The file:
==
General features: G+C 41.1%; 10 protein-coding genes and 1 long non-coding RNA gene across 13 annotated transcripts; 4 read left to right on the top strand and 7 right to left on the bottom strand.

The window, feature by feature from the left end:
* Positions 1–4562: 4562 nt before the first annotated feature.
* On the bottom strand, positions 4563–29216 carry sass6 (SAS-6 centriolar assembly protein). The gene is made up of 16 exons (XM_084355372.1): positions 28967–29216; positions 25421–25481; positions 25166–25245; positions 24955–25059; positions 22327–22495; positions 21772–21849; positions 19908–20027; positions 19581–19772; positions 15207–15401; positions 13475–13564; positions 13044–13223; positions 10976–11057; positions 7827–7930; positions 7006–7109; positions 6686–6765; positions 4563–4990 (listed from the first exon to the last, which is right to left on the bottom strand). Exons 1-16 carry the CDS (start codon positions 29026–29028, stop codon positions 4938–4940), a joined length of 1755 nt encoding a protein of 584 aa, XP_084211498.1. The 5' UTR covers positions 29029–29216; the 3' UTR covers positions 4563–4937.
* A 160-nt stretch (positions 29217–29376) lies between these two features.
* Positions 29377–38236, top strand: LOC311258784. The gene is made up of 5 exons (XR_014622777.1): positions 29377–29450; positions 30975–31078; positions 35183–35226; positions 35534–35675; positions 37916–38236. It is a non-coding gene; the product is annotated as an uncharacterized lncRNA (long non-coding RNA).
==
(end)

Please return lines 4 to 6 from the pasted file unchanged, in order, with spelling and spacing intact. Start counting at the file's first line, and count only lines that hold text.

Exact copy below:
* On the bottom strand, positions 4563–29216 carry sass6 (SAS-6 centriolar assembly protein). The gene is made up of 16 exons (XM_084355372.1): positions 28967–29216; positions 25421–25481; positions 25166–25245; positions 24955–25059; positions 22327–22495; positions 21772–21849; positions 19908–20027; positions 19581–19772; positions 15207–15401; positions 13475–13564; positions 13044–13223; positions 10976–11057; positions 7827–7930; positions 7006–7109; positions 6686–6765; positions 4563–4990 (listed from the first exon to the last, which is right to left on the bottom strand). Exons 1-16 carry the CDS (start codon positions 29026–29028, stop codon positions 4938–4940), a joined length of 1755 nt encoding a protein of 584 aa, XP_084211498.1. The 5' UTR covers positions 29029–29216; the 3' UTR covers positions 4563–4937.
* A 160-nt stretch (positions 29217–29376) lies between these two features.
* Positions 29377–38236, top strand: LOC311258784. The gene is made up of 5 exons (XR_014622777.1): positions 29377–29450; positions 30975–31078; positions 35183–35226; positions 35534–35675; positions 37916–38236. It is a non-coding gene; the product is annotated as an uncharacterized lncRNA (long non-coding RNA).